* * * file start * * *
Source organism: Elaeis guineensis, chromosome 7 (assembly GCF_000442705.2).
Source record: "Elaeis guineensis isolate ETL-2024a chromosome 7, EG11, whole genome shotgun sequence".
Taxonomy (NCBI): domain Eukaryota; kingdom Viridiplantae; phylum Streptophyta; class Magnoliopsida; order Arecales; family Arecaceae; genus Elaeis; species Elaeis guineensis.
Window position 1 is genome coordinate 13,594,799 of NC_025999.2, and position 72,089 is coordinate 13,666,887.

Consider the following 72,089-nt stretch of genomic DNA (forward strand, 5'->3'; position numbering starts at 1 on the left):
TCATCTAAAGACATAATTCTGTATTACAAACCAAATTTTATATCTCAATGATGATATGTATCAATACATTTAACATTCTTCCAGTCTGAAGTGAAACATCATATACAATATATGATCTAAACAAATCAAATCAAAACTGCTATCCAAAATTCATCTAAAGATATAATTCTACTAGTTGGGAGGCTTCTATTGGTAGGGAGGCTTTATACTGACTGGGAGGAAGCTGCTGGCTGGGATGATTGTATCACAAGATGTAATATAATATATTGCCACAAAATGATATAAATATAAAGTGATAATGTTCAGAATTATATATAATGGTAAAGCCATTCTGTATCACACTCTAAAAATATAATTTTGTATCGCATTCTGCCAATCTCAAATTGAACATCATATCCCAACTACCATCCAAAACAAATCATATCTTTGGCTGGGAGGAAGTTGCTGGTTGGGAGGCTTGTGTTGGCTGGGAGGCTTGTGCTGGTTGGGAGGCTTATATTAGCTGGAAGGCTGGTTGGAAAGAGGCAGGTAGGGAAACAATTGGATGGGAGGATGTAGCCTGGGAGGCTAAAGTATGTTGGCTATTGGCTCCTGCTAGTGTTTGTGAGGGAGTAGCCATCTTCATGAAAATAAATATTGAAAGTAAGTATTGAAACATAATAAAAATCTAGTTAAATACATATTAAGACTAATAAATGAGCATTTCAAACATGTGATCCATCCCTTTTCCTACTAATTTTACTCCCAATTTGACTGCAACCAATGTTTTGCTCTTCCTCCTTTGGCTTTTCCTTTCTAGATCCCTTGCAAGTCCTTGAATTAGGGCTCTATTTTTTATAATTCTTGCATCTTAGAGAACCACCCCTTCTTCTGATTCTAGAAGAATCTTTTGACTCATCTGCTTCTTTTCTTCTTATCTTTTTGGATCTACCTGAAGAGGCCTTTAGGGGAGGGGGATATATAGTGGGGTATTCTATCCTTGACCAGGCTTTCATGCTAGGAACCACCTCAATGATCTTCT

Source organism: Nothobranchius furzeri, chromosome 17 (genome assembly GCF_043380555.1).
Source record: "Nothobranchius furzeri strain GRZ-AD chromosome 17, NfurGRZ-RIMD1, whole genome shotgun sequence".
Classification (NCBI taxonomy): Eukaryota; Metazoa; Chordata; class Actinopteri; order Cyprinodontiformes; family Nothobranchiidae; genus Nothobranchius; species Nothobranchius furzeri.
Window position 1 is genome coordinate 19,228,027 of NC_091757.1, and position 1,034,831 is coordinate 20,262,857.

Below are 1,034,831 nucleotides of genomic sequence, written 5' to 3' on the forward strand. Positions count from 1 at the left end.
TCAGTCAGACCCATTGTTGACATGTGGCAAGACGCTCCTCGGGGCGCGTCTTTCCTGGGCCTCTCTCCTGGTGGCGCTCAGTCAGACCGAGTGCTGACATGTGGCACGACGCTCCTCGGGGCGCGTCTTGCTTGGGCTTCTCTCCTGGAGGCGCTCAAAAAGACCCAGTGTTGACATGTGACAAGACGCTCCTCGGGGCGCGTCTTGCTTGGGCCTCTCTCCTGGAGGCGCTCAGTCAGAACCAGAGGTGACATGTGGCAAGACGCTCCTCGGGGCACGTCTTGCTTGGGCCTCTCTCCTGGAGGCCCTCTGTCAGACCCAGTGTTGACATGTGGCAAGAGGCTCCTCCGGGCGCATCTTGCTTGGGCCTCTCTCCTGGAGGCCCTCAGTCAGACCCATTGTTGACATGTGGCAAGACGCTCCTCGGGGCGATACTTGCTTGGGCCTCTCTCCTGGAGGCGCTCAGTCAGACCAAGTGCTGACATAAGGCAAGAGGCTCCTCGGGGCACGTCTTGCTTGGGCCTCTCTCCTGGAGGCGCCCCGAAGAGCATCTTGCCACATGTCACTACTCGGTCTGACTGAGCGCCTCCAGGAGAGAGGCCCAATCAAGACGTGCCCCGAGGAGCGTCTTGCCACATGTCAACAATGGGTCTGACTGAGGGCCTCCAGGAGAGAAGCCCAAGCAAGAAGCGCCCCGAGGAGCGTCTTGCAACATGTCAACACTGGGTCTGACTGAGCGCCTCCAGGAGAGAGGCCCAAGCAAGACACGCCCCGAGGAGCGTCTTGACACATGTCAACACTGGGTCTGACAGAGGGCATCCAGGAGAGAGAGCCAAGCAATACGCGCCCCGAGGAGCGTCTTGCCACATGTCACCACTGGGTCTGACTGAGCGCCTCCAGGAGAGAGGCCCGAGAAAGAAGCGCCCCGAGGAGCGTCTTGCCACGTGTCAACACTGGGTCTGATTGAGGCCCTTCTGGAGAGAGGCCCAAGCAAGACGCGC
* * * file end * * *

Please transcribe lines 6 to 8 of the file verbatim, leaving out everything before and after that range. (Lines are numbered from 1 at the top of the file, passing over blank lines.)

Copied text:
TCATCTAAAGACATAATTCTGTATTACAAACCAAATTTTATATCTCAATGATGATATGTATCAATACATTTAACATTCTTCCAGTCTGAAGTGAAACATCATATACAATATATGATCTAAACAAATCAAATCAAAACTGCTATCCAAAATTCATCTAAAGATATAATTCTACTAGTTGGGAGGCTTCTATTGGTAGGGAGGCTTTATACTGACTGGGAGGAAGCTGCTGGCTGGGATGATTGTATCACAAGATGTAATATAATATATTGCCACAAAATGATATAAATATAAAGTGATAATGTTCAGAATTATATATAATGGTAAAGCCATTCTGTATCACACTCTAAAAATATAATTTTGTATCGCATTCTGCCAATCTCAAATTGAACATCATATCCCAACTACCATCCAAAACAAATCATATCTTTGGCTGGGAGGAAGTTGCTGGTTGGGAGGCTTGTGTTGGCTGGGAGGCTTGTGCTGGTTGGGAGGCTTATATTAGCTGGAAGGCTGGTTGGAAAGAGGCAGGTAGGGAAACAATTGGATGGGAGGATGTAGCCTGGGAGGCTAAAGTATGTTGGCTATTGGCTCCTGCTAGTGTTTGTGAGGGAGTAGCCATCTTCATGAAAATAAATATTGAAAGTAAGTATTGAAACATAATAAAAATCTAGTTAAATACATATTAAGACTAATAAATGAGCATTTCAAACATGTGATCCATCCCTTTTCCTACTAATTTTACTCCCAATTTGACTGCAACCAATGTTTTGCTCTTCCTCCTTTGGCTTTTCCTTTCTAGATCCCTTGCAAGTCCTTGAATTAGGGCTCTATTTTTTATAATTCTTGCATCTTAGAGAACCACCCCTTCTTCTGATTCTAGAAGAATCTTTTGACTCATCTGCTTCTTTTCTTCTTATCTTTTTGGATCTACCTGAAGAGGCCTTTAGGGGAGGGGGATATATAGTGGGGTATTCTATCCTTGACCAGGCTTTCATGCTAGGAACCACCTCAATGATCTTCT

Source organism: Nothobranchius furzeri, chromosome 17 (genome assembly GCF_043380555.1).
Source record: "Nothobranchius furzeri strain GRZ-AD chromosome 17, NfurGRZ-RIMD1, whole genome shotgun sequence".